It started as an underground movement among teen-agers and young men who purchase auto aftermarket parts to boost the performance of their subcompact import cars -- particularly Hondas. It is now a $1 billion market with U.S. carmakers eager to get in on it.
But the fast-growing hot import market, largely created and driven by ethnic groups, requires a lot of marketing savvy to reach these consumers who see themselves as trend-starters, not trend-followers, say marketing executives close to it.
"Historically, this was a very Asian phenomenon that has gone Hispanic, gone African-American, and it's going mainstream now. They've made it their own thing. We want to support it, but [the enthusiasts] are leading the movement," says Jim Jordan, West Coast merchandising manager for Mazda North American Operations. "It's a market created by young people, and you can't lead it. You can embrace it, support it and follow where it's going next with products, but no one can dictate to these kids."
An American Honda Motor Co. spokesman says the marketer has also identified the trend, but adds targeting this audience is risky. "We walk a fine line with how hard we want to market to the hot import crowd. It's fashion, and the best way to reach them is by providing great performance cars and making genuine and prototype parts."
The movement started in about 1992 when young Asian-Americans began altering affordable, reliable cars -- mostly Honda Civics and other small import coupes -- to perform like modern-day hot rods.
Next the fad spread to include Hispanics in the Southwest, Puerto Ricans and African-Americans in the East and in Florida. Automotive marketing executives say the hot import scene is now being embraced by young and Caucasian mainstream consumers in the Midwest and Southern cities such as Atlanta, where it is catching on fast.
The hot import car market centers on young consumers who spend less than $20,000 on a new car but then invest another $15,000 to $25,000 with performance-enhancing parts and accessories including wheels, exhaust manifolds, competition camshafts, superchargers, spoilers, wireless-enabled on-board personal computers and high-end car stereos.
The National Import Racing Association pegs the core audience for hot import cars as mostly male (87%) and under the age of 24 with some enthusiasts buying cars they can't even drive at the age of 14. Typical consumers come from households with a median income of $57,000.
"These are kids who are in school and have jobs. They live at home and put all their spare money into their car and into enhancing their car in any possible way to make it faster and more unique than the next guy," says Larry Saavedra, editor in chief of Sport Compact Car, a fast-growing monthly from Primedia's McMullen Argus Publishing division. The magazine started as a 96-page every-other-monthly in 1992 and now tops 300 pages each month. Its 330-page October issue had 180 pages of advertising, says Mr. Saavedra, who races a Nissan 300Z on the side. Advertisers include mostly automotive aftermarket marketers along with the U.S. Army and Air Force.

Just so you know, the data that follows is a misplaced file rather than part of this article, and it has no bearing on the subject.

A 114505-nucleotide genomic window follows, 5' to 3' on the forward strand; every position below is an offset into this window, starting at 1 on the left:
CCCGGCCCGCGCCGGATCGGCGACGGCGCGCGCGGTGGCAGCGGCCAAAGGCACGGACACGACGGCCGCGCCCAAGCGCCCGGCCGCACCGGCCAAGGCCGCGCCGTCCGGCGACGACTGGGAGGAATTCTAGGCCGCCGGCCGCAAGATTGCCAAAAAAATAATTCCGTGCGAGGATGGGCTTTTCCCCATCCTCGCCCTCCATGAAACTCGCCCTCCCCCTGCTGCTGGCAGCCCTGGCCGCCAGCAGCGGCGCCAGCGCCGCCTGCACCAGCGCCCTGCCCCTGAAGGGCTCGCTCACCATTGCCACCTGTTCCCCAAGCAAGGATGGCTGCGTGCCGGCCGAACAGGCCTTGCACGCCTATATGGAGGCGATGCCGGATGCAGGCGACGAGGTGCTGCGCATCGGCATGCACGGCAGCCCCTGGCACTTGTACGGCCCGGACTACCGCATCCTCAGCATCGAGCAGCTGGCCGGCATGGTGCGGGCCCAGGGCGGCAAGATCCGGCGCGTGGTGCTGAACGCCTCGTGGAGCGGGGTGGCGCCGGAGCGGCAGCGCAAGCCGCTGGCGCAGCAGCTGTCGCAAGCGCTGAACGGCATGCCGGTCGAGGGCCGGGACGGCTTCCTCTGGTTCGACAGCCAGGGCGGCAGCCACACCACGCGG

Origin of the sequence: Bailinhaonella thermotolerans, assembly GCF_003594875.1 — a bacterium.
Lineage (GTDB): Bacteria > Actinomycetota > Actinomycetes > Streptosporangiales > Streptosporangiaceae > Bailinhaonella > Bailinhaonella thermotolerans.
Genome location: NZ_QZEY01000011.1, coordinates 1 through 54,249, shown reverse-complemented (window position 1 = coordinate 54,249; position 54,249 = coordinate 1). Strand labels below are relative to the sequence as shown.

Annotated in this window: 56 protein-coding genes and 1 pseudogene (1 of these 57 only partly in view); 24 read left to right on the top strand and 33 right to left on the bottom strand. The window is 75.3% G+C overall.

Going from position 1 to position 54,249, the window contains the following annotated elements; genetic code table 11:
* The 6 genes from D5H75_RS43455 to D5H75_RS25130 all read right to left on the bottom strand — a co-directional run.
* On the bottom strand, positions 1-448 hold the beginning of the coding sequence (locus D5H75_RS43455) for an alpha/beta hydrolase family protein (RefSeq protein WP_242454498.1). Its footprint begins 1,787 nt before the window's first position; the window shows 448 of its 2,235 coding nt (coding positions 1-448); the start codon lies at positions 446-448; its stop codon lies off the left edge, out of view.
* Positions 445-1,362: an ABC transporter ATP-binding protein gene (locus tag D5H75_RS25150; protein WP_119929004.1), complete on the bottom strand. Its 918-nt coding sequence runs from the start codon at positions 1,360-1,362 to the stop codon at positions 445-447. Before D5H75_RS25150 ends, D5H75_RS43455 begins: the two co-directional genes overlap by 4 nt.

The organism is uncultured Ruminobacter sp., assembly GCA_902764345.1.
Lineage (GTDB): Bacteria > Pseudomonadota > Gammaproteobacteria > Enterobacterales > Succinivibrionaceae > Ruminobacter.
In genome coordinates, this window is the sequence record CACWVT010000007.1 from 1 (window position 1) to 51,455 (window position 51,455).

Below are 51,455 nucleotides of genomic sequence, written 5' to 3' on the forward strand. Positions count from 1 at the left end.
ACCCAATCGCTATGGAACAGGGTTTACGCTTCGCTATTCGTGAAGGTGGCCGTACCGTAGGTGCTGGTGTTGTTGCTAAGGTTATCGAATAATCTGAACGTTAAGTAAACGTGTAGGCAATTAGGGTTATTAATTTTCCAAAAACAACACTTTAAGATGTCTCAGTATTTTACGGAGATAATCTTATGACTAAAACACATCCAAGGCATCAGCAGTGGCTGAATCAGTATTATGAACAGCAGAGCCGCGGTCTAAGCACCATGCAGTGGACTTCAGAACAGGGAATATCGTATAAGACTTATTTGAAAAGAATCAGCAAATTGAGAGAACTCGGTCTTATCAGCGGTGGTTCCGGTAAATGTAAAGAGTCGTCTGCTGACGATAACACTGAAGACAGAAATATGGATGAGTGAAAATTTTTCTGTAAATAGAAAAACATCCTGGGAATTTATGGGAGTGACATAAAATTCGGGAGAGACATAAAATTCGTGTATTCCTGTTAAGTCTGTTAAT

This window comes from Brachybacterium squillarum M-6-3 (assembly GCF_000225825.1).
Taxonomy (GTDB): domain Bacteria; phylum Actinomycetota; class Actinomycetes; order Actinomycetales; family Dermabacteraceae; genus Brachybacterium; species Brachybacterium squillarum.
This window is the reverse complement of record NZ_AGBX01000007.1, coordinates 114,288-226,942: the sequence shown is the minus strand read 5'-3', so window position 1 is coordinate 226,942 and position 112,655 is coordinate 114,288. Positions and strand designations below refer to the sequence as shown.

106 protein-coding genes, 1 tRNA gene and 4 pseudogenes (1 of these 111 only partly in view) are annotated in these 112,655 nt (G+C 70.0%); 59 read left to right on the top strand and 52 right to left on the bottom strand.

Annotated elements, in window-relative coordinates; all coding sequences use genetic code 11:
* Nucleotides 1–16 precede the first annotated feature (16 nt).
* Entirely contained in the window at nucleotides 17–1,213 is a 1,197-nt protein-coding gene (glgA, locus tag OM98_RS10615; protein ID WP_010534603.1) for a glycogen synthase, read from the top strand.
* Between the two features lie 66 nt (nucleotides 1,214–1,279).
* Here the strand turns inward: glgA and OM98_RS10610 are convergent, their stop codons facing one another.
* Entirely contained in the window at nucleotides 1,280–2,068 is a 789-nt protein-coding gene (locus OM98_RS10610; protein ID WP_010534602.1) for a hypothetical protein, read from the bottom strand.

McMullen also launched Import Tuner last year as a monthly newsstand magazine targeting the hardcore import enthusiasts aged 16 to 24.
Attendance at NIRA races is up 40% this year over last year and race sponsorship has quadrupled. More mainstream marketers are starting to knock on NIRA's door for next year's races, says Craig Lieberman, the organization's executive director.
FOCUS GETS A LOOK
Ford Motor Co. last year discovered its subcompact Focus model was gaining a following in the hot import scene and responded with a line of performance-enhancing parts. An ironic announcement came in December when the Focus became the "official car" of NIRA.
"Parts have become a real profit opportunity for Ford and we're watching this market closely. We hope to become a bigger part of it," says Tom Berkery, dealer channel sales manager for Ford Racing Technology operation. Ford is also sponsoring import car racing teams, including the AEBS Racing Team.
Car shows are a big part of the import scene. Vision Entertainment began hosting "Hot Import Nights" events in 1998 with two shows a year; now there are 12 shows slated for next year including one in Atlanta, where hot import cars are becoming a phenomenon across all ethnic groups.
The car shows' sponsors are still mostly makers of cars and accessories including Web sites such as carparts.com and speedoptions.com, but Kenwood Car & Home Audio has become a big sponsor, and videogame makers are laying plans to sponsor shows in 2001.
"We're expecting to see our sponsorships explode next year and open up new categories of consumer product marketers and apparel," says John Russell,Vision director of marketing.
Mazda dispatched a team that included its top design engineer to observe the scene at an import nights event this year in San Bernardino, Calif.
To encourage hot import enthusiasts to concentrate their passions on Mazdas, the company paid the entry fees of any Mazda drivers in the car show, sponsored a stage displaying souped-up Mazdas and added prize money to the event.
"Unfortunately for us, the car this segment has embraced is the RX7, which we no longer make, but at shows we're displaying the Protege and the Miata in hopes that some [enthusiasts] might come over to it," says Jim Jordan, Mazda's merchandising manager for the Western region. Mazda is also backing a line of Protege performance parts.
Ford observes the hot import movement growing to include more mainstream youths in the last year.
"There's definitely a big Asian influence on the West Coast and a strong Hispanic influence on the East Coast, but we're seeing a real mix of ethnic groups and nationalities and more young women getting involved too," says Mr. Berkery.